Analysis of ancient mitochondrial DNA gives insights into population movements in the Tarim Basin, China

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Republication from Biomed central


Fig. 1

Map of Eurasia showing the location of the Xiaohe cemetery, the Tarim Basin, the ancient Silk Road routes and the areas occupied by cultures associated with the settlement of the Tarim Basin. This figure is drawn according to literatures




Fig. 2

a Fourth layer of the Xiaohe cemetery showing a large number of large phallus and vulva posts; b A well-preserved boat coffin; c Female mummy with European features; d Double-layered coffin excavated from the Xiaohe cemetery


Chunxiang Li, Chao Ning, Erika Hagelberg, Hongjie Li, Yongbin Zhao,  Wenying Li, Idelisi Abuduresule, Hong Zhu and Hui Zhou

BMC Genetics201516:78

DOI: 10.1186/s12863-015-0237-5



The Tarim Basin in western China, known for its amazingly well-preserved mummies, has been for thousands of years an important crossroad between the eastern and western parts of Eurasia. Despite its key position in communications and migration, and highly diverse peoples, languages and cultures, its prehistory is poorly understood. To shed light on the origin of the populations of the Tarim Basin, we analysed mitochondrial DNA polymorphisms in human skeletal remains excavated from the Xiaohe cemetery, used by the local community between 4000 and 3500 years before present, and possibly representing some of the earliest settlers.



Most European men descend from a handful of Bronze Age ancestors


Republication from the University of Leicester

Bronze Age EuropeBronze Age European warriors


University of Leicester researchers discover a European male-specific population explosion that occurred between 2000 and 4000 years ago
  • Researchers determined DNA sequences from the Y chromosomes of 334 men belonging to 17 populations from Europe and the Middle East
  • Study shows that almost two out of three (64%) modern European men belong to just three young paternal lineage
  • Male-specific population expansion was widespread, and surprisingly recent, focusing interest on the Bronze Age

Geneticists from the University of Leicester have discovered that most European men descend from just a handful of Bronze Age forefathers, due to a ‘population explosion’ several thousand years ago.


The Indo-European Cradle from a Linguistic and Archaeological standpoint

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Republication from the Annual Review of Linguistics


The Indo-European Homeland from Linguistic and Archaeological Perspectives

Vol. 1: 199-219 (Volume publication date January 2015)
DOI: 10.1146/annurev-linguist-030514-124812

David W. Anthony1 and Don Ringe2
1Anthropology Department, Hartwick College, Oneonta, New York
2Department of Linguistics, University of Pennsylvania, Philadelphia, Pennsylvania
Archaeological evidence and linguistic evidence converge in support of an origin of Indo-European languages on the Pontic-Caspian steppes around 4,000 years BCE. The evidence is so strong that arguments in support of other hypotheses should be reexamined.


Figure 1  Wheel terms found in Indo-European language branches. Modified with permission from Anthony (1995).



Massive migration from the steppe as a source for Indo-European languages in Europe

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Republished from  biorxiv

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We estimate mixture proportions using a method that gives unbiased estimates even without an accurate model for the relationships between the test populations and the outgroup populations (Supplementary Information section 9). Population samples are grouped according to chronology (ancient) and Yamnaya ancestry (present-day humans).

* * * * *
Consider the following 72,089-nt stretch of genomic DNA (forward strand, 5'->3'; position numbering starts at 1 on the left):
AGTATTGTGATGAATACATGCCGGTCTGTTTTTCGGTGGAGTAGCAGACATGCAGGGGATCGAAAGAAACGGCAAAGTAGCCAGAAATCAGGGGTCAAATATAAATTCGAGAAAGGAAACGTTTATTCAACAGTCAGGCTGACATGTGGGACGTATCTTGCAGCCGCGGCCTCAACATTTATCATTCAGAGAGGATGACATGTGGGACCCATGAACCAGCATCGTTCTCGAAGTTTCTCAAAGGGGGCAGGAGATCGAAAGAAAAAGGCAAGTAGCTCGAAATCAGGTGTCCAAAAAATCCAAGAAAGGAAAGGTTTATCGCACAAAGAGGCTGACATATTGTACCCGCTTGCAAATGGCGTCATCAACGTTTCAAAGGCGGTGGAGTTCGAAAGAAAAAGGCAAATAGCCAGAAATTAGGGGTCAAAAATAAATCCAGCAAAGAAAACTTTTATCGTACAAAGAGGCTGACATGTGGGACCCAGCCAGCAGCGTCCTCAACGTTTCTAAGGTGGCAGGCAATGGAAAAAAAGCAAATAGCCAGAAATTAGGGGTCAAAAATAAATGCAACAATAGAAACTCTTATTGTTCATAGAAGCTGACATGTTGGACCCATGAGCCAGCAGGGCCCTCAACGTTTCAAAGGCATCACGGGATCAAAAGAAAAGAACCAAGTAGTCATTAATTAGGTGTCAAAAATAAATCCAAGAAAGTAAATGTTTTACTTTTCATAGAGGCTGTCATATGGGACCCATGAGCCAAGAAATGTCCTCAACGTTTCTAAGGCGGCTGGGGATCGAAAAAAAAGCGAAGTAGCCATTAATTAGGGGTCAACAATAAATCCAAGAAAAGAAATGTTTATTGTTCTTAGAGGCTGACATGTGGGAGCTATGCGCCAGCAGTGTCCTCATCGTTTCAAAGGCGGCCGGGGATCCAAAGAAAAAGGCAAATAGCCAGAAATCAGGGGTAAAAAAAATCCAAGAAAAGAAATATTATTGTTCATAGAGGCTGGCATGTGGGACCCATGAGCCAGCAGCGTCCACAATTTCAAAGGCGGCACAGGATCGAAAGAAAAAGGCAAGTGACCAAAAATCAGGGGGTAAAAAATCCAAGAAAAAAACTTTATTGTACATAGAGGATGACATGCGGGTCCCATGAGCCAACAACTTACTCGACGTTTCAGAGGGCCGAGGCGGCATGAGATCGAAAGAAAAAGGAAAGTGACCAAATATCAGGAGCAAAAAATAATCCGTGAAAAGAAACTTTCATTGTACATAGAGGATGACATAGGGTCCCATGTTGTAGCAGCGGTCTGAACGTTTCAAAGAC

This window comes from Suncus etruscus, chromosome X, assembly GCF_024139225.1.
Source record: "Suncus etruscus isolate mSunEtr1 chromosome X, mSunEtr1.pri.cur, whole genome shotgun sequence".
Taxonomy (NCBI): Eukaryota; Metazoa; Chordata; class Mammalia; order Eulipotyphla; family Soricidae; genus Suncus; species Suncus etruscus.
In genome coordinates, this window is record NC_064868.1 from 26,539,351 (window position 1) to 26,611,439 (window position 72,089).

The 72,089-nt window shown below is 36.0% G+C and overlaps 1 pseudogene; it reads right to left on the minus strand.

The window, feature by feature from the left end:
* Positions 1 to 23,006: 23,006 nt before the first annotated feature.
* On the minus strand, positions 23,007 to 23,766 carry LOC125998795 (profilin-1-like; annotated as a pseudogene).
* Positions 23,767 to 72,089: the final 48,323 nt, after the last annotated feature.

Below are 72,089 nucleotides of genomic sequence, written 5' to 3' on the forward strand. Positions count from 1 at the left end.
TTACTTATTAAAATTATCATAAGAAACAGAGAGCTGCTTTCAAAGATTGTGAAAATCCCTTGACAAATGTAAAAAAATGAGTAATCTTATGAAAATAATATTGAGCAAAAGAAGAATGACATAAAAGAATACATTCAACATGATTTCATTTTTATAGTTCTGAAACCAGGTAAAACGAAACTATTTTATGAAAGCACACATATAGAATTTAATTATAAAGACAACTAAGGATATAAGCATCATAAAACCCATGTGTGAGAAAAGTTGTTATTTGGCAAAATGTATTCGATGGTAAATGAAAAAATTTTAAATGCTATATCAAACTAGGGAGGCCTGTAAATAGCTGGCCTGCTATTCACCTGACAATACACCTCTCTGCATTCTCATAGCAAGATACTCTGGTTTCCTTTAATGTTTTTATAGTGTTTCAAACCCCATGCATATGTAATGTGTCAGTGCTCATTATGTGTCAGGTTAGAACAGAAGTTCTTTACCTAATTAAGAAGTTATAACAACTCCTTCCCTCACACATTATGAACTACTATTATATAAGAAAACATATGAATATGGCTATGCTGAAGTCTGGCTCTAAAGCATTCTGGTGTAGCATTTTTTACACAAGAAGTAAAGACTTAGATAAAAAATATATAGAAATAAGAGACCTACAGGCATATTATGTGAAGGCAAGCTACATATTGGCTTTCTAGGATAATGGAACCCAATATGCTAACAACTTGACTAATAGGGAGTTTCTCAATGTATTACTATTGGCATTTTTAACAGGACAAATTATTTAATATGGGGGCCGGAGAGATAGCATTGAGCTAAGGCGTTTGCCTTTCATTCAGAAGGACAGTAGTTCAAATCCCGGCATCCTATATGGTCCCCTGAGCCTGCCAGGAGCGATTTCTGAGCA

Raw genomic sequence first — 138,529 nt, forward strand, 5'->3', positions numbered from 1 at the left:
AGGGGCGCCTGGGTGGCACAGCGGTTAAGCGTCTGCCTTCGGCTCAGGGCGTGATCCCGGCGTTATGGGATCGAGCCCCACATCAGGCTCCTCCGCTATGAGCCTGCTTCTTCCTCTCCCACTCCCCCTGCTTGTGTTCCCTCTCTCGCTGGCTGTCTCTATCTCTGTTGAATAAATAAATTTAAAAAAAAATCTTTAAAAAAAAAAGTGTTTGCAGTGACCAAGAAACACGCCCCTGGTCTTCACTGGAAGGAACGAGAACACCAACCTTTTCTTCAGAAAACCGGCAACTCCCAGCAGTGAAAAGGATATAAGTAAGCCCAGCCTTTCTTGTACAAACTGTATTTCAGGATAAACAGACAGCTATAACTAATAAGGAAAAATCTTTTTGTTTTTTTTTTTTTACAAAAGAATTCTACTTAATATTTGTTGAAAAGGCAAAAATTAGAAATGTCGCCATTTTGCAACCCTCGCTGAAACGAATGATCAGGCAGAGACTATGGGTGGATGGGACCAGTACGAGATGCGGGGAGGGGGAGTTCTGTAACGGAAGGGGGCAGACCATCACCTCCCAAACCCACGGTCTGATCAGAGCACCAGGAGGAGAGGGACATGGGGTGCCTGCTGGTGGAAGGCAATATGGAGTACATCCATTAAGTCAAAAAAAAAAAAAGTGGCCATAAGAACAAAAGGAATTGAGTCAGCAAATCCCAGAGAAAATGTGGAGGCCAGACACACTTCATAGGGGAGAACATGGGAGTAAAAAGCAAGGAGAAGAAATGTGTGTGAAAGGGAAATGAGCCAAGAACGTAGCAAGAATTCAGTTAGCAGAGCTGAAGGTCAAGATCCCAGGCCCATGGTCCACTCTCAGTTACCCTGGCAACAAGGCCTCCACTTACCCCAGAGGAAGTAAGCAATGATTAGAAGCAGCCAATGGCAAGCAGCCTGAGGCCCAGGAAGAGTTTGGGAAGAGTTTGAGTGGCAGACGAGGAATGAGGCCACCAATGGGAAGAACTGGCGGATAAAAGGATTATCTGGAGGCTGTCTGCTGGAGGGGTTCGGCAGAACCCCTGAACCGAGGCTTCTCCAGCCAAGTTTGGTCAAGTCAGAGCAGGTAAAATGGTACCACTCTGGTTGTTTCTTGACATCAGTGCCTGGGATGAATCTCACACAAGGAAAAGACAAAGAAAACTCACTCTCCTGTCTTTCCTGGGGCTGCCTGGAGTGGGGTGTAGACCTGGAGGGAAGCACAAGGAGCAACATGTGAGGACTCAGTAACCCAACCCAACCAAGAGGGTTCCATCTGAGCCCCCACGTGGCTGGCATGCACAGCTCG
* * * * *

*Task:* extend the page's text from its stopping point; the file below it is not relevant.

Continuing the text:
Phylogenetic Analysis of Haplogroup G1 Reveals Migrations of Iranic Speakers

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Republication from PLOS One


Fig 1. Ancient migrations of Iranic-speaking populations.

A) Area populated by Iranic speakers in the middle of the first millennium BC. States whose languages belonged to the Iranic and Armenian linguistic groups are shown in red (modified from [39]). B) Homeland and migration of Iranic speakers according to the major competing theories (modified from [34]).   doi:10.1371/journal.pone.0122968.g001


Y-chromosomal haplogroup G1 is a minor component of the overall gene pool of South-West and Central Asia but reaches up to 80% frequency in some populations scattered within this area. We have genotyped the G1-defining marker M285 in 27 Eurasian populations (n= 5,346), analyzed 367 M285-positive samples using 17 Y-STRs, and sequenced ~11 Mb of the Y-chromosome in 20 of these samples to an average coverage of 67X. This allowed detailed phylogenetic reconstruction. We identified five branches, all with high geographical specificity: G1-L1323 in Kazakhs, the closely related G1-GG1 in Mongols, G1-GG265 in Armenians and its distant brother clade G1-GG162 in Bashkirs, and G1-GG362 in West Indians.


The Kalash Genetic Isolate: Ancient Divergence, Drift, and Selection


Republication  from The American Journal of Human Genetics

American Journal of Human Genetics


The Kalash represent an enigmatic isolated population of Indo-European speakers who have been living for centuries in the Hindu Kush mountain ranges of present-day Pakistan. Previous Y chromosome and mitochondrial DNA markers provided no support for their claimed Greek descent following Alexander III of Macedon’s invasion of this region, and analysis of autosomal loci provided evidence of a strong genetic bottleneck. To understand their origins and demography further, we genotyped 23 unrelated Kalash samples on the Illumina HumanOmni2.5M-8 BeadChip and sequenced one male individual at high coverage on an Illumina HiSeq 2000.


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